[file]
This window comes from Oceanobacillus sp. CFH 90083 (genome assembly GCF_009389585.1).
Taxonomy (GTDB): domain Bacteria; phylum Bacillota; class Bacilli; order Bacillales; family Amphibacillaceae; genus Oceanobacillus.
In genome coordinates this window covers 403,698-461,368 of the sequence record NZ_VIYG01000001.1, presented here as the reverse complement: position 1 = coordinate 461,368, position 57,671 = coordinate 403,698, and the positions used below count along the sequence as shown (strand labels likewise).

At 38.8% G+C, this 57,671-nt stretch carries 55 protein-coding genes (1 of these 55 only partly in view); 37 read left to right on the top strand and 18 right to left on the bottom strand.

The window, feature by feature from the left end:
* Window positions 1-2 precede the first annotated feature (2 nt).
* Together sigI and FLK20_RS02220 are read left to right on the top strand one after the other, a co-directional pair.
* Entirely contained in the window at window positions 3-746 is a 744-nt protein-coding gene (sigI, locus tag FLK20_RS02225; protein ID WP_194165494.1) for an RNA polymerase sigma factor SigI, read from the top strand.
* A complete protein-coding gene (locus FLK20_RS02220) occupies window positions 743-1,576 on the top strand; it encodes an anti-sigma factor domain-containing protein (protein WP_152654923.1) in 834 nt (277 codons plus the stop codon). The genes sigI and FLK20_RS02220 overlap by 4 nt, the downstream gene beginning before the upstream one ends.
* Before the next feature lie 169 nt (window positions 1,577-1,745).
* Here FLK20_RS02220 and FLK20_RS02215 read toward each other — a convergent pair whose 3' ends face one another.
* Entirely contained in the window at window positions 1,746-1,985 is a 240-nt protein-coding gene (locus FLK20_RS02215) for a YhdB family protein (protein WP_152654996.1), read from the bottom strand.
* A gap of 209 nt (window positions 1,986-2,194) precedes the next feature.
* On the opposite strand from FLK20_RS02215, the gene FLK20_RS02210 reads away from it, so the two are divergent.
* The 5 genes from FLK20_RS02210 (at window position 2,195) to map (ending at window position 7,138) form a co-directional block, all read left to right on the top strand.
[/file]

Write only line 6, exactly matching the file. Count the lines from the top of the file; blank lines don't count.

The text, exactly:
* Window positions 1-2 precede the first annotated feature (2 nt).